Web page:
The latest Long Creek controversy

Good evening from the BDN Portland office on Congress Street. Tonight, House leaders called off a vote on the health care plan; the head of Long Creek was placed on leave; and strange white stuff appears to be falling from the sky.

What we’re talking about

Head of Long Creek put on leave amid investigation — The superintendent of the Long Creek Youth Development Center was put on administrative leave earlier this week, we first reported this morning. The Department of Corrections would not say why Jeff Merrill II was taken off his job heading the youth prison because the situation is being investigated. “That is an active investigation, so I am not allowed to speak about it,” Commissioner Joseph Fitzpatrick said. Merrill was put on leave following several months of controversy for the South Portland prison. Here’s what’s has happened there, starting from last fall:

Auditors investigating claims of missing Bath Iron Works union funds — Another good scoop from Beth Brogan: “Auditors from the Grand Lodge of the international machinists’ union are investigating allegations of missing funds at Local S6 of the machinists’ union, the largest union at Bath Iron Works.”

More than 100 asylum seekers may lose General Assistance Some asylum seekers in Portland may lose Maine’s most basic welfare support when a new law that cuts off General Assistance benefits after 24 months comes into effect July 1, the Press Herald’s Randy Billings reports. Portland officials said that as many as 180 asylum seekers, who enter the country legally, could lose aid next year and were uncertain whether federal law would block Portland from continuing to pay out the benefits from its own coffers. “We’re trying to figure out whether the city will have the legal authority to cover people who fall within this 24-month limit, even if the city wanted to,” City Manager Jon Jennings said. — Jake Bleiberg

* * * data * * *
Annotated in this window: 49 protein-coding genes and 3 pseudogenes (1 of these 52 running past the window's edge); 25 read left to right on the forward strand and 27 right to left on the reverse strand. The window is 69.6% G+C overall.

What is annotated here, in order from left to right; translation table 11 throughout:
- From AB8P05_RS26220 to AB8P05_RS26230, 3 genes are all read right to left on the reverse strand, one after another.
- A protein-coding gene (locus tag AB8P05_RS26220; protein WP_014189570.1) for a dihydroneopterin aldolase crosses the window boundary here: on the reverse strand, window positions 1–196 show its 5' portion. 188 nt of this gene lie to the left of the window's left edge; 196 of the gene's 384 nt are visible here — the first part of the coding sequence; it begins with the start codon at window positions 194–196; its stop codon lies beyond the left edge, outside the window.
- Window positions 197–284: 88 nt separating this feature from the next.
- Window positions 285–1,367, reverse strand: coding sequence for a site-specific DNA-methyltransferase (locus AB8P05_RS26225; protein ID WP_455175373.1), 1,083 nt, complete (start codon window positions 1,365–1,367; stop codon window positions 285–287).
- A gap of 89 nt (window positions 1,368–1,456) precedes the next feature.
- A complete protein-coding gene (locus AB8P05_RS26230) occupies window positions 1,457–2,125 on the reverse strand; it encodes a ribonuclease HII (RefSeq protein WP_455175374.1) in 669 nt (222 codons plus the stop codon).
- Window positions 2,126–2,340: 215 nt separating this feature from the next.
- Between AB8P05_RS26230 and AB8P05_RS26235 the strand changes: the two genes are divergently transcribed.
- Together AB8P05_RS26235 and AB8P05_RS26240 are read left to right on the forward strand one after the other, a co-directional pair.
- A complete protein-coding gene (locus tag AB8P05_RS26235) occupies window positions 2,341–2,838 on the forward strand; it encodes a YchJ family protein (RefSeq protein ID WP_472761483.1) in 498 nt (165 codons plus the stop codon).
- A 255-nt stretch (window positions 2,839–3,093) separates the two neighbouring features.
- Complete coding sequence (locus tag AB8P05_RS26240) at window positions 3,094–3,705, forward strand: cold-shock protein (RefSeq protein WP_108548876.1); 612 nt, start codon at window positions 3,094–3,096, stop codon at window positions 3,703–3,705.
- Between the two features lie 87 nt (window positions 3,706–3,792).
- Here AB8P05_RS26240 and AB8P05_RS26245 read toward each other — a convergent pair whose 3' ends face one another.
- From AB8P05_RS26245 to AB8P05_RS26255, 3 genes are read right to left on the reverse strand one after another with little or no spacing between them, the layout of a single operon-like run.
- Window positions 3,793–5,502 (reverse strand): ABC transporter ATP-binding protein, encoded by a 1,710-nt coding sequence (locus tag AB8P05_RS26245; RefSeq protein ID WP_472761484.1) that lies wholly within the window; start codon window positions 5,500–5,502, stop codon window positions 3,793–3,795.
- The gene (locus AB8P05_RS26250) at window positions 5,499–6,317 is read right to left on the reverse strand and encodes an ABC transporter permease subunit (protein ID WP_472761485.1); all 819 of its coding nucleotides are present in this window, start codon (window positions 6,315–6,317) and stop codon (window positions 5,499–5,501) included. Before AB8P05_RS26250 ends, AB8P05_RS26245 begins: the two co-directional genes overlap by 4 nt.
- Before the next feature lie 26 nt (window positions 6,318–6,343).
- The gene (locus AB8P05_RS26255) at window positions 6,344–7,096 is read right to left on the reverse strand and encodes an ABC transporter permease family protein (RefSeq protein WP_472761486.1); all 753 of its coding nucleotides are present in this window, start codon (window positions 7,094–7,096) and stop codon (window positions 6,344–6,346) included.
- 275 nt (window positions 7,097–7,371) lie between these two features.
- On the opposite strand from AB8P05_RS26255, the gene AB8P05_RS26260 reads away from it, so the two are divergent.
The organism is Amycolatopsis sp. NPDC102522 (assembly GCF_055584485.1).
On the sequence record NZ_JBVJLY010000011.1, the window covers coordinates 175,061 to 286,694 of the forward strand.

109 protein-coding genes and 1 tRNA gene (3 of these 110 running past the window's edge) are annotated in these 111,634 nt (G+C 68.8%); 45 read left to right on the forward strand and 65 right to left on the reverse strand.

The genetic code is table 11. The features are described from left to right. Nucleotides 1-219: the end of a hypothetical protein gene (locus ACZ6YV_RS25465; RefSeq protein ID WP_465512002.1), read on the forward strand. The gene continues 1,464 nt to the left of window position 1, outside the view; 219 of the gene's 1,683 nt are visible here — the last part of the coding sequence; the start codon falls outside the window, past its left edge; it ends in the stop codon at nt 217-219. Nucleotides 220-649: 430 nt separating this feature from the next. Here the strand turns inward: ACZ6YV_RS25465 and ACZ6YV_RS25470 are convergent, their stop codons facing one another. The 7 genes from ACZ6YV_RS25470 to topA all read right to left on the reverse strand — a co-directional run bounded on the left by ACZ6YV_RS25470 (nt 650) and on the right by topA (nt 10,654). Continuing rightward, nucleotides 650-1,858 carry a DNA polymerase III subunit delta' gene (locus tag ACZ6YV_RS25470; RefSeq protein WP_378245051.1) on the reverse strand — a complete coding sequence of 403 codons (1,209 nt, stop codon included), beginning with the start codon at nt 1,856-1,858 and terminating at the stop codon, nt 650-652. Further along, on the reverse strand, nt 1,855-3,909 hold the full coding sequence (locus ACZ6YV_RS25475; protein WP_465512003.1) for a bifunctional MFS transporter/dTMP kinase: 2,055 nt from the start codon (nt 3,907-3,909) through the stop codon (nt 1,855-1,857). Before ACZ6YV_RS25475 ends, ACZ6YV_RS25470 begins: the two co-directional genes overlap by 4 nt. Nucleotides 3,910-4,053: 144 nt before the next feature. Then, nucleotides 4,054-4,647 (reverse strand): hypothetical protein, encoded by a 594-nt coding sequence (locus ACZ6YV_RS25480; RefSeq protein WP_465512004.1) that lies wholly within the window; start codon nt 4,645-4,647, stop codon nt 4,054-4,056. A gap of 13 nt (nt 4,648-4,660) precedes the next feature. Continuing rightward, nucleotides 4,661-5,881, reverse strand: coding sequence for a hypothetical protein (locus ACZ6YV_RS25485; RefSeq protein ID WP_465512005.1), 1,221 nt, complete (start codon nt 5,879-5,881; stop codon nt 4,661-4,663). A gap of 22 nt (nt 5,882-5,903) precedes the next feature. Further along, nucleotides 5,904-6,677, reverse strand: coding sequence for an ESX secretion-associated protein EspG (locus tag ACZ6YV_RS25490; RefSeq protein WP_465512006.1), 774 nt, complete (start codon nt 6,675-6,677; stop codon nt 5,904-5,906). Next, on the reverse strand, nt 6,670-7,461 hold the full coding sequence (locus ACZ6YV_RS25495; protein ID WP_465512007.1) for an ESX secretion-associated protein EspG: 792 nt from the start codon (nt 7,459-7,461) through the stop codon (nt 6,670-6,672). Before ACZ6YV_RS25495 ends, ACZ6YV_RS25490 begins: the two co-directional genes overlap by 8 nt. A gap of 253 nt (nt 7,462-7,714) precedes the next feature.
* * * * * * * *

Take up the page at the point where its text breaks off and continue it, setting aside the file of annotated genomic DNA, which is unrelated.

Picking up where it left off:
Getting around Woodfords could be a pain starting next week — Starting Monday, the city will close off Clifton Street between Melrose and Woodford streets for about two weeks to put in a new storm drain. It will still be open to local traffic. And the next day the city will shut down traffic to non-residents on Woodford Street between Forest and Vannah avenues to install sewer, storm drain, water and gas utilities. That work will take several months, the city said. Here’s where traffic will be shut down:

Courtesy of City of Portland

Scarborough Downs might have a buyer — Melanie Sochan of the Forecaster reports:

A new investment group says it has an agreement to acquire Scarborough Downs for an undisclosed amount of money.

A feasibility study will be done to see whether harness racing should continue, according to Cohasset, Massachusetts, developer Thomas Powers, who is one of the investors. …

The property, totalling 480 acres off Route 1, could be developed into a “mixed-use, live, work and play” project, Powers said. He said plans are “very preliminary” and there are no more specific details.

Quote of the day

“Doing big things is hard.” — Speaker of the House Paul Ryan (R-Wisconsin) in his press conference after pulling the American Health Care Act.

Tweet of the day

Slow clap to Byron Tau for this tweet:

The Big Idea

‘Trump’s reputation as a negotiator just took a hit’ — Callum Borchers (great name!) writes in the Washington Post: “A single legislative failure does not erase the reputation Trump built over several decades, but it is a blow that means his ability to translate business-world tactics to governing remains unproven.”

Got any interesting story ideas, suggestions or links to share? Email Dan MacLeod at, or tweet @dsmacleod.

If someone forwarded you this newsletter, click here to sign up. Or just text PORTLAND to 66866. As always, like BDN Portland on Facebook for more local coverage.

Dan MacLeod

About Dan MacLeod

Dan MacLeod is the managing editor of the Bangor Daily News. He's an Orland native who moved to Portland in 2002 and now lives in Unity. He's been a journalist since 2008, and previously worked for the New York Post and the Brooklyn Paper.